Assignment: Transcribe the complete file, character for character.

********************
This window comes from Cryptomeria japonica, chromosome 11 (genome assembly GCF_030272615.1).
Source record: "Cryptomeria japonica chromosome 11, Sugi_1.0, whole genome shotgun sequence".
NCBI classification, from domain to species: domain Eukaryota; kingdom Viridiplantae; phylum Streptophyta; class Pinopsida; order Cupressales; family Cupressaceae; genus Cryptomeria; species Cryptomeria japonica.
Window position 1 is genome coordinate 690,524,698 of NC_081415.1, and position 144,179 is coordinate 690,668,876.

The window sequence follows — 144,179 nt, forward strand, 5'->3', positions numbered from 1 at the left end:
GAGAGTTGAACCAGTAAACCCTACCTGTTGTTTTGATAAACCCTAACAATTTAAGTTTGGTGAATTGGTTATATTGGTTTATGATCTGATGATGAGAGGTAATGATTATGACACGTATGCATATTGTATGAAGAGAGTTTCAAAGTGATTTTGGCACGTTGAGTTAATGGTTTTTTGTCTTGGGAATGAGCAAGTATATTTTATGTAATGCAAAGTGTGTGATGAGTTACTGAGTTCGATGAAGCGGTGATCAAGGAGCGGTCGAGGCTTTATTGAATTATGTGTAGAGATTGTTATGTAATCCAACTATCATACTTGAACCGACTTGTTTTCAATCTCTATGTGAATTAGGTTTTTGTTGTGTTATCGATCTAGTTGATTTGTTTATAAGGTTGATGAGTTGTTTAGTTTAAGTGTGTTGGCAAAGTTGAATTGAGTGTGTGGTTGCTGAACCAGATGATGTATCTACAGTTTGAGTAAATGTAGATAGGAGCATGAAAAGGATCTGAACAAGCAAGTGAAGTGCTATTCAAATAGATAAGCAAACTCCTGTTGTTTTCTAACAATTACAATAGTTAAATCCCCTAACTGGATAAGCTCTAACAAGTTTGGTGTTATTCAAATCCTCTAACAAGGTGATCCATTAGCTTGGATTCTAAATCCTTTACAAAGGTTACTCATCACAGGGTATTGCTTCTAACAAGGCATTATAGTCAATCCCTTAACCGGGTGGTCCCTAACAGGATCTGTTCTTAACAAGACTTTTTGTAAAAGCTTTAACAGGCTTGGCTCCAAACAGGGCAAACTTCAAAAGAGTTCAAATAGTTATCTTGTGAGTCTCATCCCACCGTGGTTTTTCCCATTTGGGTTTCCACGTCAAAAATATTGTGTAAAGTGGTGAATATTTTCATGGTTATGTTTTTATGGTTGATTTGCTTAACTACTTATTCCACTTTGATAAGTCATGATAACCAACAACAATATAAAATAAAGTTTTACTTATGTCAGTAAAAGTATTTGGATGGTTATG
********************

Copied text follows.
This window comes from Cryptomeria japonica, chromosome 11 (genome assembly GCF_030272615.1).
Source record: "Cryptomeria japonica chromosome 11, Sugi_1.0, whole genome shotgun sequence".
NCBI classification, from domain to species: domain Eukaryota; kingdom Viridiplantae; phylum Streptophyta; class Pinopsida; order Cupressales; family Cupressaceae; genus Cryptomeria; species Cryptomeria japonica.
Window position 1 is genome coordinate 690,524,698 of NC_081415.1, and position 144,179 is coordinate 690,668,876.

The window sequence follows — 144,179 nt, forward strand, 5'->3', positions numbered from 1 at the left end:
GAGAGTTGAACCAGTAAACCCTACCTGTTGTTTTGATAAACCCTAACAATTTAAGTTTGGTGAATTGGTTATATTGGTTTATGATCTGATGATGAGAGGTAATGATTATGACACGTATGCATATTGTATGAAGAGAGTTTCAAAGTGATTTTGGCACGTTGAGTTAATGGTTTTTTGTCTTGGGAATGAGCAAGTATATTTTATGTAATGCAAAGTGTGTGATGAGTTACTGAGTTCGATGAAGCGGTGATCAAGGAGCGGTCGAGGCTTTATTGAATTATGTGTAGAGATTGTTATGTAATCCAACTATCATACTTGAACCGACTTGTTTTCAATCTCTATGTGAATTAGGTTTTTGTTGTGTTATCGATCTAGTTGATTTGTTTATAAGGTTGATGAGTTGTTTAGTTTAAGTGTGTTGGCAAAGTTGAATTGAGTGTGTGGTTGCTGAACCAGATGATGTATCTACAGTTTGAGTAAATGTAGATAGGAGCATGAAAAGGATCTGAACAAGCAAGTGAAGTGCTATTCAAATAGATAAGCAAACTCCTGTTGTTTTCTAACAATTACAATAGTTAAATCCCCTAACTGGATAAGCTCTAACAAGTTTGGTGTTATTCAAATCCTCTAACAAGGTGATCCATTAGCTTGGATTCTAAATCCTTTACAAAGGTTACTCATCACAGGGTATTGCTTCTAACAAGGCATTATAGTCAATCCCTTAACCGGGTGGTCCCTAACAGGATCTGTTCTTAACAAGACTTTTTGTAAAAGCTTTAACAGGCTTGGCTCCAAACAGGGCAAACTTCAAAAGAGTTCAAATAGTTATCTTGTGAGTCTCATCCCACCGTGGTTTTTCCCATTTGGGTTTCCACGTCAAAAATATTGTGTAAAGTGGTGAATATTTTCATGGTTATGTTTTTATGGTTGATTTGCTTAACTACTTATTCCACTTTGATAAGTCATGATAACCAACAACAATATAAAATAAAGTTTTACTTATGTCAGTAAAAGTATTTGGATGGTTATG